IT blamed in Athens EHR debacle
June 17, 2014 in Medical Technology
Who’s to blame when EHR implementations go south? There’s often enough fault to go around. But when the fallout is bad enough, sometimes self-interested parties are all too ready to point fingers.
[See also: CEO resigns amid troubled EHR rollout]
In late May, we covered the story of a $31 million Cerner rollout at Athens Regional Health System in Georgia that didn’t go as planned.
Thanks to what was described by clinicians as a rushed process, doctors nurses and staff were up in arms about a series of medication mistakes, scheduling snafus and other communication glitches.
[See also: IT and informatics play well together]
“The last three weeks have been very challenging for our physicians, nurses and staff,” wrote Athens Regional Foundation Vice President Tammy Gilland, Athens Regional Foundation vice president, in a letter to donors explaining the situation. “Parts of the system are working well while others are not.”
The complaints lodged by clinicians were soon followed by the resignation of President and CEO James Thaw and, less than a week later, Senior Vice President and CIO Gretchen Tegethoff.
This past weekend, on June 15, the Athens Banner Herald reported that Athens Regional’s chief medical officer – as well as executives from Cerner – were pointing fingers at the health system’s IT team, complaining that they made strategic decisions that should have been the bailiwick of clinicians.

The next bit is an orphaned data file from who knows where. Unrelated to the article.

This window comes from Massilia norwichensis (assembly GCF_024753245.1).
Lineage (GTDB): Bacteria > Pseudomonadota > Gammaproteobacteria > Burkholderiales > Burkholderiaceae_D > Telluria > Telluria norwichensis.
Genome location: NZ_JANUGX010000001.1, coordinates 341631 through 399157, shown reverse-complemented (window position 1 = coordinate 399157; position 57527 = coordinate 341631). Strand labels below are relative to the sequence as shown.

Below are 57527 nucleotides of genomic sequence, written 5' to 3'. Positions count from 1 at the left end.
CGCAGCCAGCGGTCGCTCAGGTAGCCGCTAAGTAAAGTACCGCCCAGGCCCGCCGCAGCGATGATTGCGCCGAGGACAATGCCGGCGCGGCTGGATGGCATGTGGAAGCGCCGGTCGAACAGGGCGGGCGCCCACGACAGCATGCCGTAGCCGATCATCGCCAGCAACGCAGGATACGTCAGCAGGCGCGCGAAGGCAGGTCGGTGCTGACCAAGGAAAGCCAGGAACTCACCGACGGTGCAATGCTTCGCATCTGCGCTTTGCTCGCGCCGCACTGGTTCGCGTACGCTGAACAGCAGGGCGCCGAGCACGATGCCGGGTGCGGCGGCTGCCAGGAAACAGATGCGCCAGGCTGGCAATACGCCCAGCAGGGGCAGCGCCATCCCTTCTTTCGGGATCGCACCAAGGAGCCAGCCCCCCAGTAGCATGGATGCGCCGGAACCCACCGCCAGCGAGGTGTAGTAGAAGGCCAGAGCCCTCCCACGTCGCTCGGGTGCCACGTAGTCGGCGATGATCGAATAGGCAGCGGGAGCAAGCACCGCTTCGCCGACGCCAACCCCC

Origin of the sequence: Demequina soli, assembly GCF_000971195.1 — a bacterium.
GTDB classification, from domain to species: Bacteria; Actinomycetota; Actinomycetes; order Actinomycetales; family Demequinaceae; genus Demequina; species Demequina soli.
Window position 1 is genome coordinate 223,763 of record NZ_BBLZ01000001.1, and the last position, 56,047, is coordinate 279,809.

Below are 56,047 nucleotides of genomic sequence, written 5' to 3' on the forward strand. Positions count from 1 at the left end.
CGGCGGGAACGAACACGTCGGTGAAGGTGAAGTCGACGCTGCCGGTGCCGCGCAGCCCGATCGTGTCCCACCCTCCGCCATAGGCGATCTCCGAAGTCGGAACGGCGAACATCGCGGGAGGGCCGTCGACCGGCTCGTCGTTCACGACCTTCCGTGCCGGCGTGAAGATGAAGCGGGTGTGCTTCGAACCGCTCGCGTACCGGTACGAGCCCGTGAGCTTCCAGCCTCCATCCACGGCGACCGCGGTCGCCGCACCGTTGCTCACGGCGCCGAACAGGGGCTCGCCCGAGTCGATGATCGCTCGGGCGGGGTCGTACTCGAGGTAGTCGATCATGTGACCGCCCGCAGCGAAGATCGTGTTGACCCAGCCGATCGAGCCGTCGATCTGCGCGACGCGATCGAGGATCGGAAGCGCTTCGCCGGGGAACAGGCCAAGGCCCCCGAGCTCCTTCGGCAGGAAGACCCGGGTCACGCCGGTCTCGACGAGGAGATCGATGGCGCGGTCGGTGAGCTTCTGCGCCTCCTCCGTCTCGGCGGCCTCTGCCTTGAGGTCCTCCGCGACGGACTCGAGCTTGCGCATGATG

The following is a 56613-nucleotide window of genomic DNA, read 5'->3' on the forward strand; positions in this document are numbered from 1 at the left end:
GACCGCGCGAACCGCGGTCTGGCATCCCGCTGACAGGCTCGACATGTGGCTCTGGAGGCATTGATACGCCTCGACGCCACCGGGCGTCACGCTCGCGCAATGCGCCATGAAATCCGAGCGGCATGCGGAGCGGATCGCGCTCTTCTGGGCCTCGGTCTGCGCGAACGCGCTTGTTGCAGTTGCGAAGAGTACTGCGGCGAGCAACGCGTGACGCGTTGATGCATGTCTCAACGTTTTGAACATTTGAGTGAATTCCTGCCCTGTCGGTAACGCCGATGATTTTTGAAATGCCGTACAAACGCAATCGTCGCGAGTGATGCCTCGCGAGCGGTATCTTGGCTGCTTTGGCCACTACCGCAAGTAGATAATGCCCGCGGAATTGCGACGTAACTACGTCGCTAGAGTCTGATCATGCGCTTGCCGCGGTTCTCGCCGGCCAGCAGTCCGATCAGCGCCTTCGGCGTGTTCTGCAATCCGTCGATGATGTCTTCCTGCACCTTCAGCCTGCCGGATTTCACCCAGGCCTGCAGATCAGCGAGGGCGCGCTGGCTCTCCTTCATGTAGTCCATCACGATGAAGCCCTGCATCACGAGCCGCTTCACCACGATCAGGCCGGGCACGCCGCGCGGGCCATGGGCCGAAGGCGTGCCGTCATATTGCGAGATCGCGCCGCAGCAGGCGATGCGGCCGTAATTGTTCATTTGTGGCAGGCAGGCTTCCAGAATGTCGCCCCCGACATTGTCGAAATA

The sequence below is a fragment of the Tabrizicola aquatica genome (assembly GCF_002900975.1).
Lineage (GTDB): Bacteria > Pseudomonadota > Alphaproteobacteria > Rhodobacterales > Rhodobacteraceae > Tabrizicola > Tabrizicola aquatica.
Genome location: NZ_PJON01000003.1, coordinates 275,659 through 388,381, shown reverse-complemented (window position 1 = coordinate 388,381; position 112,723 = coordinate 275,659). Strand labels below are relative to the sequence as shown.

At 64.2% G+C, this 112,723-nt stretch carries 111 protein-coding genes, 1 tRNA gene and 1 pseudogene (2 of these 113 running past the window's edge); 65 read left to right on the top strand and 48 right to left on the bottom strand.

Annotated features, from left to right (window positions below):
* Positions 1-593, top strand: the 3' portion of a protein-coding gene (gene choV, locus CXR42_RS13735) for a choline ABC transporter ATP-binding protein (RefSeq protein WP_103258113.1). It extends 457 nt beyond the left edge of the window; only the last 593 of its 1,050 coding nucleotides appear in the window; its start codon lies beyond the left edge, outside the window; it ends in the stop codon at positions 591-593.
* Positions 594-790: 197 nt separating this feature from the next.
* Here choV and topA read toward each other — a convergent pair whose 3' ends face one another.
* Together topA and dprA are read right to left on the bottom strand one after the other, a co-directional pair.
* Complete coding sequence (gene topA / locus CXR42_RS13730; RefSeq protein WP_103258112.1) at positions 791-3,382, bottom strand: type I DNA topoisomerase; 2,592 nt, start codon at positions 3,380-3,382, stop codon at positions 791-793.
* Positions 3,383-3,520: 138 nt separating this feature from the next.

“Could there have been more information shared at the administrative level? I suppose you could make that argument,” Senior Vice President and CMO James L. Moore told the paper. “The implementation was through the CIO, and so that’s where the information was held.”
The Banner Herald‘s Kelsey Cochran also quotes a Cerner vice president, Michael Robin, who noted that while some end-users were involved in the rollout, it seemed primarily to be led by Athens Regional’s IT team, which he said was “atypical” of Cerner sites.
Another Cerner VP, Ben Hilmes, told the paper that successful EHR implementations are “clinically driven, not IT-driven.” At Athens Regional, he added, “it came out of balance toward the IT side of things.”
Moore has since taken the lead on the project. Cerner has pledged to do “whatever we need to do” to help the process get back on track, Hilmes told Cochran.
Whether or not this is a matter of three different parties – IT, clinicians, vendors – circling the wagons around their own and casting blame on others, one thing is certainly true: On big projects like these, the technology side and the clinical side need to be committed and communicative partners from the get-go.